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Controversial Castro Legacy Includes Military, Development Aid for Africa

The resignation of Cuba's long-time leader, Fidel Castro, has focused attention on Cuba's sometimes controversial relations with Africa. These began with troops and aid to liberation movements and newly independent governments and continue today in the fields of health, education and sport. Southern Africa correspondent Scott Bobb takes a look at the relationship from our bureau in Johannesburg.

In 1975, Fidel Castro sought to justify the deployment of 30,000 Cuban troops to Angola, telling the United Nations General Assembly that imperialist nations were trying to gain control of its petroleum.

Castro said that unlike these forces, Cuba had no interest in Angola's mineral wealth but was supporting Angolan nationalism which he called an "international duty."

Over the next 15 years, several-hundred-thousand Cuban soldiers would fight in Angola and more than 2,000 would die there. They supported the Angolan government in its battle with Jonas Savimbi's UNITA which was backed by South Africa and the United States.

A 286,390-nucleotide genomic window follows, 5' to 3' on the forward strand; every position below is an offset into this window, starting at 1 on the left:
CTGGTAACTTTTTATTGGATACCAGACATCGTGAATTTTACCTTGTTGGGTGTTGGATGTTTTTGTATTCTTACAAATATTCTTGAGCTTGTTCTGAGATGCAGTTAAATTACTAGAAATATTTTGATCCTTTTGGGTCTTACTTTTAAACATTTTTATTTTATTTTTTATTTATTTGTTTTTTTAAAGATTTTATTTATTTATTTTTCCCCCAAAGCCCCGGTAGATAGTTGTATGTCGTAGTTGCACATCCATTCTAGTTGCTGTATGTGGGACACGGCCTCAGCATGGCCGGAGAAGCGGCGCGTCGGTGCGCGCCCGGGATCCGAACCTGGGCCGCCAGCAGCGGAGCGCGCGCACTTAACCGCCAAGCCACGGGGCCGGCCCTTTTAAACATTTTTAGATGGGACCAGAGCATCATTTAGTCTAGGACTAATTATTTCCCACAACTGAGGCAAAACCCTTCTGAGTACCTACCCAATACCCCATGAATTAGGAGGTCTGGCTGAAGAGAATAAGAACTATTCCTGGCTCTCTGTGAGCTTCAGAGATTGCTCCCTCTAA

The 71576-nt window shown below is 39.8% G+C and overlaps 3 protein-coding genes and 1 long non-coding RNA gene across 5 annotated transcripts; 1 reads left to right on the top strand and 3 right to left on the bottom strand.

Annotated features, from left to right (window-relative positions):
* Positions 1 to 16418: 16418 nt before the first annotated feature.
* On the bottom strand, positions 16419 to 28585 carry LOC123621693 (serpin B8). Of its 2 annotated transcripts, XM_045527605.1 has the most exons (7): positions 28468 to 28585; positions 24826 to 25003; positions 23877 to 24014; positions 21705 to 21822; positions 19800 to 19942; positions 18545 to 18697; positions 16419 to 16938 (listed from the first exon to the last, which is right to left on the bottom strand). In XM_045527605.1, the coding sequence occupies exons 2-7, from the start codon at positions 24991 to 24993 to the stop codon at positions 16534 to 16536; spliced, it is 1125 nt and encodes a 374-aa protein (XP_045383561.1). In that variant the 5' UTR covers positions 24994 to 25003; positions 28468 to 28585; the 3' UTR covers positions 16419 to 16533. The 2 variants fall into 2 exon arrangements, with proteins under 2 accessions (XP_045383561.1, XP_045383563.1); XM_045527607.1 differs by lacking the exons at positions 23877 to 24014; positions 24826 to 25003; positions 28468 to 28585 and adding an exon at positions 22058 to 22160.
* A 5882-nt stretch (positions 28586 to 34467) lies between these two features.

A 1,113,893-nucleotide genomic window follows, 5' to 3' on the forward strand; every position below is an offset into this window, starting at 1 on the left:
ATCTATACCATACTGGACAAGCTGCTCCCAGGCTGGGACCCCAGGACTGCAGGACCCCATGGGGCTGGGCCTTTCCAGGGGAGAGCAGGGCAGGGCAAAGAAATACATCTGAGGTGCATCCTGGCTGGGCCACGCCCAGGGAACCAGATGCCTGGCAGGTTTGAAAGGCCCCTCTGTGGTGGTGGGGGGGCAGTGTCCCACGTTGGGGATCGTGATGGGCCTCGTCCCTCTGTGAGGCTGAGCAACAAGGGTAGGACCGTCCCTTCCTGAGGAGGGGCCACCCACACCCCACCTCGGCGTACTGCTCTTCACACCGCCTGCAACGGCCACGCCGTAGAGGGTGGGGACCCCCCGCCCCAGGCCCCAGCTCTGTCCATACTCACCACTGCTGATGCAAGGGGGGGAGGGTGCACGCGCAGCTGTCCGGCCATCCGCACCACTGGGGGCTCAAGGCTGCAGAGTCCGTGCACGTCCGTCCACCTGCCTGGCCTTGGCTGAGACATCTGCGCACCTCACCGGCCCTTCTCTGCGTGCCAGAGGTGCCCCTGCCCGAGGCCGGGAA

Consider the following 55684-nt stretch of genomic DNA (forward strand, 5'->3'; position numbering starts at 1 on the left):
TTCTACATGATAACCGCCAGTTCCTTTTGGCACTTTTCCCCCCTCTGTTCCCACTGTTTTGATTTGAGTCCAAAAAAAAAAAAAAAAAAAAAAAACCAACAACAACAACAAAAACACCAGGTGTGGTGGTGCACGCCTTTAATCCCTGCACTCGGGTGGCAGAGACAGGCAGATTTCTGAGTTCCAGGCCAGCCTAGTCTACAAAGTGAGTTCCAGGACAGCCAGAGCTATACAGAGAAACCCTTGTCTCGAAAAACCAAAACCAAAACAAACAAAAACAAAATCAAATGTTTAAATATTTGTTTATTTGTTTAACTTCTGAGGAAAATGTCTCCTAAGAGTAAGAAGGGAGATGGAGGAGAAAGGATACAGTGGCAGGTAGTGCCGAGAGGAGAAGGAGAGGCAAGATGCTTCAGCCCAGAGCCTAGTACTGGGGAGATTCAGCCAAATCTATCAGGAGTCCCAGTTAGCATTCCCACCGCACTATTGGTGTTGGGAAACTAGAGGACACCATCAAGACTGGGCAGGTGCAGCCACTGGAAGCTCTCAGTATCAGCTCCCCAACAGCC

In one of the ironies of the Cold War, Cuban troops were sent to the Angolan enclave of Cabinda to guard employees of U.S. oil companies against attacks by rebels backed by U.S. allies.

A history professor at the University of Angola in Luanda, Immanuel Mwanza, says most Angolans have good memories of the Cuban presence.

He says in the context of the 1970s, when Angola was being invaded by apartheid South Africa, Cuban aid was fundamental to the nation.

Cuban troops began withdrawing after a 1988 agreement between Angola and South Africa that also led to the independence of Namibia two years later.

Cuban troops were involved in other conflicts on the continent. And at one point Havana had some 60,000 troops stationed in 17 African nations.

Today many Cuban professionals still work in hospitals in Africa's rural areas and in medical schools in the cities. Havana also has educational and sports exchanges with dozens of African nations.

Mwanza of Angola University says this type of aid has been the most useful.

He says we should have learned better from Cuba, how to manage the economy, how a country with few resources can resist. And we should have learned from Cuba's school and health systems.

Analysts note that Cuba's military and social programs in Africa drained resources from the Cuban economy and, in the late 1980s, consumed some 10 percent of the government's annual budget.

The Cuban presence also placed additional strains on its already poor relations with western nations and their allies.

However, African leaders have not forgotten Cuba's support. And most continue to maintain warm relations with Havana to this day.